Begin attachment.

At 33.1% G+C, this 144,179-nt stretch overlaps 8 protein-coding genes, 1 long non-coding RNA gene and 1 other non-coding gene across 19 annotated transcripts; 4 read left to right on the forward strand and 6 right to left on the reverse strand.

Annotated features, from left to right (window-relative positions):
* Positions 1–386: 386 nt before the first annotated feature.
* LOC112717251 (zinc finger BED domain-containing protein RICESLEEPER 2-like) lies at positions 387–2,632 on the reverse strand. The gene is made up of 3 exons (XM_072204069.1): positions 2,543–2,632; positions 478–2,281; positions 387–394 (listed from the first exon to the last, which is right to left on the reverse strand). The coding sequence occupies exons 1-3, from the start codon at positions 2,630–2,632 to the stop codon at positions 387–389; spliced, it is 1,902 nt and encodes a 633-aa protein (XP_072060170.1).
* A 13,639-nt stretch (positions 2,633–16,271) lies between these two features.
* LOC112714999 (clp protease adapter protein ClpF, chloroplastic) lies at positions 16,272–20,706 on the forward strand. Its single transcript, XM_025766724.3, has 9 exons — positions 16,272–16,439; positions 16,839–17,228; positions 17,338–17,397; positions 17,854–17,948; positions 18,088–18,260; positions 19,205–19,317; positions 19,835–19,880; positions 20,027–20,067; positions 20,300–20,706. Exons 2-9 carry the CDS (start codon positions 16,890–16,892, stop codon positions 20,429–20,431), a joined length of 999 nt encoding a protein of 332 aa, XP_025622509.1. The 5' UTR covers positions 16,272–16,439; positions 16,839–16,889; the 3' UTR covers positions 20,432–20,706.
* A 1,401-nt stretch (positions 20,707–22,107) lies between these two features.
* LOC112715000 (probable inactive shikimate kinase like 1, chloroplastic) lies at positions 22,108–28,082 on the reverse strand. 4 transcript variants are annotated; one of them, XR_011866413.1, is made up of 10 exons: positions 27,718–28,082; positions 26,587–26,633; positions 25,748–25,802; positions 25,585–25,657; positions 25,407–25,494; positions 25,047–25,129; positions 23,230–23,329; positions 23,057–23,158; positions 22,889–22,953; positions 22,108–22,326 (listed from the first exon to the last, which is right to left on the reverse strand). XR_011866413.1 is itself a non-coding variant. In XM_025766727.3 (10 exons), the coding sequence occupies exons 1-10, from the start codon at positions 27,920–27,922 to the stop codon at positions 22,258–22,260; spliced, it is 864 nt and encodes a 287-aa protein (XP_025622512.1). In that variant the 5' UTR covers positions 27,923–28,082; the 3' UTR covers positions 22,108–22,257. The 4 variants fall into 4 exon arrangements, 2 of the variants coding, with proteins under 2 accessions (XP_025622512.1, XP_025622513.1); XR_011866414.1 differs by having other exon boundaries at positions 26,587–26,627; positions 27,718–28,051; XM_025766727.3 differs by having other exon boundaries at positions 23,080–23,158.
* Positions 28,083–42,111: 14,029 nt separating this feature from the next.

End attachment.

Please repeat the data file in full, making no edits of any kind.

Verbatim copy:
At 33.1% G+C, this 144,179-nt stretch overlaps 8 protein-coding genes, 1 long non-coding RNA gene and 1 other non-coding gene across 19 annotated transcripts; 4 read left to right on the forward strand and 6 right to left on the reverse strand.

Annotated features, from left to right (window-relative positions):
* Positions 1–386: 386 nt before the first annotated feature.
* LOC112717251 (zinc finger BED domain-containing protein RICESLEEPER 2-like) lies at positions 387–2,632 on the reverse strand. The gene is made up of 3 exons (XM_072204069.1): positions 2,543–2,632; positions 478–2,281; positions 387–394 (listed from the first exon to the last, which is right to left on the reverse strand). The coding sequence occupies exons 1-3, from the start codon at positions 2,630–2,632 to the stop codon at positions 387–389; spliced, it is 1,902 nt and encodes a 633-aa protein (XP_072060170.1).
* A 13,639-nt stretch (positions 2,633–16,271) lies between these two features.
* LOC112714999 (clp protease adapter protein ClpF, chloroplastic) lies at positions 16,272–20,706 on the forward strand. Its single transcript, XM_025766724.3, has 9 exons — positions 16,272–16,439; positions 16,839–17,228; positions 17,338–17,397; positions 17,854–17,948; positions 18,088–18,260; positions 19,205–19,317; positions 19,835–19,880; positions 20,027–20,067; positions 20,300–20,706. Exons 2-9 carry the CDS (start codon positions 16,890–16,892, stop codon positions 20,429–20,431), a joined length of 999 nt encoding a protein of 332 aa, XP_025622509.1. The 5' UTR covers positions 16,272–16,439; positions 16,839–16,889; the 3' UTR covers positions 20,432–20,706.
* A 1,401-nt stretch (positions 20,707–22,107) lies between these two features.
* LOC112715000 (probable inactive shikimate kinase like 1, chloroplastic) lies at positions 22,108–28,082 on the reverse strand. 4 transcript variants are annotated; one of them, XR_011866413.1, is made up of 10 exons: positions 27,718–28,082; positions 26,587–26,633; positions 25,748–25,802; positions 25,585–25,657; positions 25,407–25,494; positions 25,047–25,129; positions 23,230–23,329; positions 23,057–23,158; positions 22,889–22,953; positions 22,108–22,326 (listed from the first exon to the last, which is right to left on the reverse strand). XR_011866413.1 is itself a non-coding variant. In XM_025766727.3 (10 exons), the coding sequence occupies exons 1-10, from the start codon at positions 27,920–27,922 to the stop codon at positions 22,258–22,260; spliced, it is 864 nt and encodes a 287-aa protein (XP_025622512.1). In that variant the 5' UTR covers positions 27,923–28,082; the 3' UTR covers positions 22,108–22,257. The 4 variants fall into 4 exon arrangements, 2 of the variants coding, with proteins under 2 accessions (XP_025622512.1, XP_025622513.1); XR_011866414.1 differs by having other exon boundaries at positions 26,587–26,627; positions 27,718–28,051; XM_025766727.3 differs by having other exon boundaries at positions 23,080–23,158.
* Positions 28,083–42,111: 14,029 nt separating this feature from the next.